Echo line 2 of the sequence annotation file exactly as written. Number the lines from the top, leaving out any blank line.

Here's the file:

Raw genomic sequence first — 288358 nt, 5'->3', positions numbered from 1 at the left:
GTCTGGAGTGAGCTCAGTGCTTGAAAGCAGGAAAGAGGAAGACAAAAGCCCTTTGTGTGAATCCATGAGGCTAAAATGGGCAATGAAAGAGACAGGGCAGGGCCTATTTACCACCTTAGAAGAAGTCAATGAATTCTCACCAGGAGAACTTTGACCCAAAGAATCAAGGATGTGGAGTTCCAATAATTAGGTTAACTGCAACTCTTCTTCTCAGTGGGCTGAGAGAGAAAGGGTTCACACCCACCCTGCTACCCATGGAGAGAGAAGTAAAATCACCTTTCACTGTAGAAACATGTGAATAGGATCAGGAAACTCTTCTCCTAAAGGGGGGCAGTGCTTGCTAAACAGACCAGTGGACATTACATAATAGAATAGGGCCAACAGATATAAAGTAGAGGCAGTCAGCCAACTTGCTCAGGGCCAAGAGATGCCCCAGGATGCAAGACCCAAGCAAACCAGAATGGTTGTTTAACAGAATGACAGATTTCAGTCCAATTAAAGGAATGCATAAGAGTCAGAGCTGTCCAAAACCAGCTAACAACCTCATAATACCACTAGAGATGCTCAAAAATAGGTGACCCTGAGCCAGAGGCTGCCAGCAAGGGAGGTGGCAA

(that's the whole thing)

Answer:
GTCTGGAGTGAGCTCAGTGCTTGAAAGCAGGAAAGAGGAAGACAAAAGCCCTTTGTGTGAATCCATGAGGCTAAAATGGGCAATGAAAGAGACAGGGCAGGGCCTATTTACCACCTTAGAAGAAGTCAATGAATTCTCACCAGGAGAACTTTGACCCAAAGAATCAAGGATGTGGAGTTCCAATAATTAGGTTAACTGCAACTCTTCTTCTCAGTGGGCTGAGAGAGAAAGGGTTCACACCCACCCTGCTACCCATGGAGAGAGAAGTAAAATCACCTTTCACTGTAGAAACATGTGAATAGGATCAGGAAACTCTTCTCCTAAAGGGGGGCAGTGCTTGCTAAACAGACCAGTGGACATTACATAATAGAATAGGGCCAACAGATATAAAGTAGAGGCAGTCAGCCAACTTGCTCAGGGCCAAGAGATGCCCCAGGATGCAAGACCCAAGCAAACCAGAATGGTTGTTTAACAGAATGACAGATTTCAGTCCAATTAAAGGAATGCATAAGAGTCAGAGCTGTCCAAAACCAGCTAACAACCTCATAATACCACTAGAGATGCTCAAAAATAGGTGACCCTGAGCCAGAGGCTGCCAGCAAGGGAGGTGGCAA